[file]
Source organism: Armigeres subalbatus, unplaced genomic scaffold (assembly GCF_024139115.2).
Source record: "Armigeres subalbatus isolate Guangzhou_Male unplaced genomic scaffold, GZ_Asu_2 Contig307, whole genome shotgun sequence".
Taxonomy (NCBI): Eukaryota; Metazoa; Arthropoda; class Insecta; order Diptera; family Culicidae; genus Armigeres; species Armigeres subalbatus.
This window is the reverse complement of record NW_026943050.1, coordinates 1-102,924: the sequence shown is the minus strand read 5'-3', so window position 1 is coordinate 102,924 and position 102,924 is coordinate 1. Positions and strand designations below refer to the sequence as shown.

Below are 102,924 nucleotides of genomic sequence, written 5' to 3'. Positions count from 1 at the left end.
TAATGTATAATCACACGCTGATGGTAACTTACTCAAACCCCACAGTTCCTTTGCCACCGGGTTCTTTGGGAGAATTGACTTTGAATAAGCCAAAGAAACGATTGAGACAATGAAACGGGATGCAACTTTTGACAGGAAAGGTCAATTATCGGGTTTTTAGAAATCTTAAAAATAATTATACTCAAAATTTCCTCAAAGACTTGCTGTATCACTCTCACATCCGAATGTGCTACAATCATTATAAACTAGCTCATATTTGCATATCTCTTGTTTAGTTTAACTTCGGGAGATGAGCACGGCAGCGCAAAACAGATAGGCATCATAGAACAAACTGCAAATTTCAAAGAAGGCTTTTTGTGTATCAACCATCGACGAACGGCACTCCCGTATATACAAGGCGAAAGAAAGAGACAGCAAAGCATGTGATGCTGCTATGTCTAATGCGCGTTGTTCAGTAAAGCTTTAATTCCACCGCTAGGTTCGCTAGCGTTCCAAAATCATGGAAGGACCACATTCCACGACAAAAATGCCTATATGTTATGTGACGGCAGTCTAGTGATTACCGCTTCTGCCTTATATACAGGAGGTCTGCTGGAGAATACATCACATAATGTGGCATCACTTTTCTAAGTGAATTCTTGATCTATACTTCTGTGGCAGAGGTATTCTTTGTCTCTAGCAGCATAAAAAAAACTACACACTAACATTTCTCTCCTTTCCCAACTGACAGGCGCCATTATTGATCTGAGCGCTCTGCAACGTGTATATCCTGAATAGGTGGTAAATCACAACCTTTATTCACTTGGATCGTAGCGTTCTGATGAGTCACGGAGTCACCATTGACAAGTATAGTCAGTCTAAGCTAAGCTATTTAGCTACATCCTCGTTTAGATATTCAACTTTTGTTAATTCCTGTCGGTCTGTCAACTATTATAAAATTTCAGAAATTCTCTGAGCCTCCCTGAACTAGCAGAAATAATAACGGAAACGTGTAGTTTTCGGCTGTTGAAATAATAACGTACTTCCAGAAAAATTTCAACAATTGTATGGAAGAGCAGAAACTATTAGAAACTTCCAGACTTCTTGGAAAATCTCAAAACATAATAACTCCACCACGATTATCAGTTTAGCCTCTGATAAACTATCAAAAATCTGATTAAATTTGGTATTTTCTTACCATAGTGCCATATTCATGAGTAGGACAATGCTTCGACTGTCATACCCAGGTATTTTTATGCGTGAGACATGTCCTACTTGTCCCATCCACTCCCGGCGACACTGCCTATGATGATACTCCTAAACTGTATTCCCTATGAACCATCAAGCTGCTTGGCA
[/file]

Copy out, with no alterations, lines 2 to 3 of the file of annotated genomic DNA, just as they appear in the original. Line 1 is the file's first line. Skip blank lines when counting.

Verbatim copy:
Source record: "Armigeres subalbatus isolate Guangzhou_Male unplaced genomic scaffold, GZ_Asu_2 Contig307, whole genome shotgun sequence".
Taxonomy (NCBI): Eukaryota; Metazoa; Arthropoda; class Insecta; order Diptera; family Culicidae; genus Armigeres; species Armigeres subalbatus.